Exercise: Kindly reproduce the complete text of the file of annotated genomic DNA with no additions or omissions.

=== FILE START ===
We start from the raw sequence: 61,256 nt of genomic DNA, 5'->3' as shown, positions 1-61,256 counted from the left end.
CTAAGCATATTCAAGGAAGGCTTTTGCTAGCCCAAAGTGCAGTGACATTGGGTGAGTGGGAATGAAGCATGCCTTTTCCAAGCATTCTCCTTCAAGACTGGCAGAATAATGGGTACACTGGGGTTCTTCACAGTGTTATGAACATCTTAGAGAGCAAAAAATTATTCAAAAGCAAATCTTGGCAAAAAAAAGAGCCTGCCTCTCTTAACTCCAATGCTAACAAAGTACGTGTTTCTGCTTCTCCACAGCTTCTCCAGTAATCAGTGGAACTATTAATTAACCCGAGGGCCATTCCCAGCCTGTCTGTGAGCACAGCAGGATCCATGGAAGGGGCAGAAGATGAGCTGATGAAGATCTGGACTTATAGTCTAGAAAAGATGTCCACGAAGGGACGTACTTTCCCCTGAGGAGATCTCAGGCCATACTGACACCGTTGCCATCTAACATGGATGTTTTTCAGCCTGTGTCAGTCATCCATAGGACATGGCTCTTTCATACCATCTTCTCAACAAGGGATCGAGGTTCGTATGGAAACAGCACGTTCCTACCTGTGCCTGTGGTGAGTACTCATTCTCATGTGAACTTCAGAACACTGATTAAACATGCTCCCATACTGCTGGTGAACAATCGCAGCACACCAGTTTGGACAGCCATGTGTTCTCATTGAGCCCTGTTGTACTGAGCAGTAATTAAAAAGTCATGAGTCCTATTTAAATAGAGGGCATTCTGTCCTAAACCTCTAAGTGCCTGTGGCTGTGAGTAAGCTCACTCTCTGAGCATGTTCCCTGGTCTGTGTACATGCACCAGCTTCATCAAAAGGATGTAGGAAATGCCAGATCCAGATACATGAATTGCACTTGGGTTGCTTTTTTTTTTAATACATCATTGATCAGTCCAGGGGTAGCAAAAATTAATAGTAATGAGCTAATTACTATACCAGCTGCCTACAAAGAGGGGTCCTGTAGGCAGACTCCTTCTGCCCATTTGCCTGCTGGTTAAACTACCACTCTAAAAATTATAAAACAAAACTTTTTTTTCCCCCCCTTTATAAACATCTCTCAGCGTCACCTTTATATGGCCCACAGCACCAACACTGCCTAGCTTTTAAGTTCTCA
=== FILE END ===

We start from the raw sequence: 61,256 nt of genomic DNA, 5'->3' as shown, positions 1-61,256 counted from the left end.
CTAAGCATATTCAAGGAAGGCTTTTGCTAGCCCAAAGTGCAGTGACATTGGGTGAGTGGGAATGAAGCATGCCTTTTCCAAGCATTCTCCTTCAAGACTGGCAGAATAATGGGTACACTGGGGTTCTTCACAGTGTTATGAACATCTTAGAGAGCAAAAAATTATTCAAAAGCAAATCTTGGCAAAAAAAAGAGCCTGCCTCTCTTAACTCCAATGCTAACAAAGTACGTGTTTCTGCTTCTCCACAGCTTCTCCAGTAATCAGTGGAACTATTAATTAACCCGAGGGCCATTCCCAGCCTGTCTGTGAGCACAGCAGGATCCATGGAAGGGGCAGAAGATGAGCTGATGAAGATCTGGACTTATAGTCTAGAAAAGATGTCCACGAAGGGACGTACTTTCCCCTGAGGAGATCTCAGGCCATACTGACACCGTTGCCATCTAACATGGATGTTTTTCAGCCTGTGTCAGTCATCCATAGGACATGGCTCTTTCATACCATCTTCTCAACAAGGGATCGAGGTTCGTATGGAAACAGCACGTTCCTACCTGTGCCTGTGGTGAGTACTCATTCTCATGTGAACTTCAGAACACTGATTAAACATGCTCCCATACTGCTGGTGAACAATCGCAGCACACCAGTTTGGACAGCCATGTGTTCTCATTGAGCCCTGTTGTACTGAGCAGTAATTAAAAAGTCATGAGTCCTATTTAAATAGAGGGCATTCTGTCCTAAACCTCTAAGTGCCTGTGGCTGTGAGTAAGCTCACTCTCTGAGCATGTTCCCTGGTCTGTGTACATGCACCAGCTTCATCAAAAGGATGTAGGAAATGCCAGATCCAGATACATGAATTGCACTTGGGTTGCTTTTTTTTTTAATACATCATTGATCAGTCCAGGGGTAGCAAAAATTAATAGTAATGAGCTAATTACTATACCAGCTGCCTACAAAGAGGGGTCCTGTAGGCAGACTCCTTCTGCCCATTTGCCTGCTGGTTAAACTACCACTCTAAAAATTATAAAACAAAACTTTTTTTTCCCCCCCTTTATAAACATCTCTCAGCGTCACCTTTATATGGCCCACAGCACCAACACTGCCTAGCTTTTAAGTTCTCA